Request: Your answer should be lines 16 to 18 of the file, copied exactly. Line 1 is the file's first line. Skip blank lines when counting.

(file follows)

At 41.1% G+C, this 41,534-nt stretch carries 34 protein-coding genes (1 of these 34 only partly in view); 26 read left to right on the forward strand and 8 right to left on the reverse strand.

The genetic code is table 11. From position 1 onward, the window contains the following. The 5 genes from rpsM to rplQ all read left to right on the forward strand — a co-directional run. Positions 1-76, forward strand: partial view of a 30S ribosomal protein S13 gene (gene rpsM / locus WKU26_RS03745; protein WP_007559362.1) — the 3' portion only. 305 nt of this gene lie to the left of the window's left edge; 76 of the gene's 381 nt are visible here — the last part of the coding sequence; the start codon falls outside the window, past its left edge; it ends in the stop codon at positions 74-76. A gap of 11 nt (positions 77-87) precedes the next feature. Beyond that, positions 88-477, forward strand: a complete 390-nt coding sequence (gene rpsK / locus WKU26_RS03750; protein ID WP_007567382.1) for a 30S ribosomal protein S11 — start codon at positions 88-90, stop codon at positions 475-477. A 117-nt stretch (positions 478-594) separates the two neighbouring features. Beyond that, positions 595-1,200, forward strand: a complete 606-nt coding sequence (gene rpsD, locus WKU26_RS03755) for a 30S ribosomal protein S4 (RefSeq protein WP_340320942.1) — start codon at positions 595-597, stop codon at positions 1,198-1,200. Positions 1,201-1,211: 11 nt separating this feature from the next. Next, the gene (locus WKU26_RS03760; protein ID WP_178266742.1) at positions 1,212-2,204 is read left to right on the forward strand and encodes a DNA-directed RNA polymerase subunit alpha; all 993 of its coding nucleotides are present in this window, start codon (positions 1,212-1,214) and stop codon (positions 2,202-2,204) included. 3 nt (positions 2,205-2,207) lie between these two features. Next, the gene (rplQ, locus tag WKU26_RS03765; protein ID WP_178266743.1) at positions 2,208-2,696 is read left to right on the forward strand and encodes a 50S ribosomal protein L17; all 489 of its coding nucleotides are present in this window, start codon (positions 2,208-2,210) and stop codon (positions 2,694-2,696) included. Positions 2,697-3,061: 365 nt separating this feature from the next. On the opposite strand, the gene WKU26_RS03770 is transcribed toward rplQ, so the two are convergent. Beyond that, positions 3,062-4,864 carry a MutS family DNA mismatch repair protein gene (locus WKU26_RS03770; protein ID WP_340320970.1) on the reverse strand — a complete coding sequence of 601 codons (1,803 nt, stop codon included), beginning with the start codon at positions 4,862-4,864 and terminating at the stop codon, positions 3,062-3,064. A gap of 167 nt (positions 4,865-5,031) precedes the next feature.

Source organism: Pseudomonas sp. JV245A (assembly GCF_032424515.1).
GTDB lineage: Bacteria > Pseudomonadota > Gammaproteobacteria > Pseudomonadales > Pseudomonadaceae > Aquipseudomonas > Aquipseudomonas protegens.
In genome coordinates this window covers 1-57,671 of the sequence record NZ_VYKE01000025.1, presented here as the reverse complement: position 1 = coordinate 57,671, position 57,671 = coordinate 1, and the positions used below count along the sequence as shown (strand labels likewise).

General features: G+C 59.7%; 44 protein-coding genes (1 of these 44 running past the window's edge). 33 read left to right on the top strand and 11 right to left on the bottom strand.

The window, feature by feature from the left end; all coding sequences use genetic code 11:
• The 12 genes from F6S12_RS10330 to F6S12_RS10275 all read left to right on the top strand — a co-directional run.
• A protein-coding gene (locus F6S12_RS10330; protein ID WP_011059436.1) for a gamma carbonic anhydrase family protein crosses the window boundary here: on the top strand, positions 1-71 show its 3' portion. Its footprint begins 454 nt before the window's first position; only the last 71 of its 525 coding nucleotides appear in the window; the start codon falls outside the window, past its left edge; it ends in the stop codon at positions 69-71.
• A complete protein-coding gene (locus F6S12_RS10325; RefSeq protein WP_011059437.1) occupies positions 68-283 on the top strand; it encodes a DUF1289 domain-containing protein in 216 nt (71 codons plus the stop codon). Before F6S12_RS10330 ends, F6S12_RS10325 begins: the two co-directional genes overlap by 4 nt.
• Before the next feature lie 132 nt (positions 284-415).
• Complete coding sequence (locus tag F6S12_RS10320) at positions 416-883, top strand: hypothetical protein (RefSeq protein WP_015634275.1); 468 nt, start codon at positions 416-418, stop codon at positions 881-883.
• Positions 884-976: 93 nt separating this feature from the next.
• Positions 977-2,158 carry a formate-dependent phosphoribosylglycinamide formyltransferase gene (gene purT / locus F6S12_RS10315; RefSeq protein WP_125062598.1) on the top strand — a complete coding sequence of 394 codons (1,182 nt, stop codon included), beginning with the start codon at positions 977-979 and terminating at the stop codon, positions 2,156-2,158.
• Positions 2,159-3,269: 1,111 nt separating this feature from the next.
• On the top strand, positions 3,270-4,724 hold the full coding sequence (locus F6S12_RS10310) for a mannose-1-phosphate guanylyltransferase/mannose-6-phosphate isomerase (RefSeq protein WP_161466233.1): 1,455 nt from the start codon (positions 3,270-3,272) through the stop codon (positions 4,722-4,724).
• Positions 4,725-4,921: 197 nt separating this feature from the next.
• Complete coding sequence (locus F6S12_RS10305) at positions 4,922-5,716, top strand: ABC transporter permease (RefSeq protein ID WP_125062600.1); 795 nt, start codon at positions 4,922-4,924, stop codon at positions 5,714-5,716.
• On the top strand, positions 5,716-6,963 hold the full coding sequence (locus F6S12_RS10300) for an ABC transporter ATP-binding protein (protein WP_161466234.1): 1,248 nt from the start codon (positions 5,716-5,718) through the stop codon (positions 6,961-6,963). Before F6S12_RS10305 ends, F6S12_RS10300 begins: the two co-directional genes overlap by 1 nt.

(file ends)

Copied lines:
• On the top strand, positions 3,270-4,724 hold the full coding sequence (locus F6S12_RS10310) for a mannose-1-phosphate guanylyltransferase/mannose-6-phosphate isomerase (RefSeq protein WP_161466233.1): 1,455 nt from the start codon (positions 3,270-3,272) through the stop codon (positions 4,722-4,724).
• Positions 4,725-4,921: 197 nt separating this feature from the next.
• Complete coding sequence (locus F6S12_RS10305) at positions 4,922-5,716, top strand: ABC transporter permease (RefSeq protein ID WP_125062600.1); 795 nt, start codon at positions 4,922-4,924, stop codon at positions 5,714-5,716.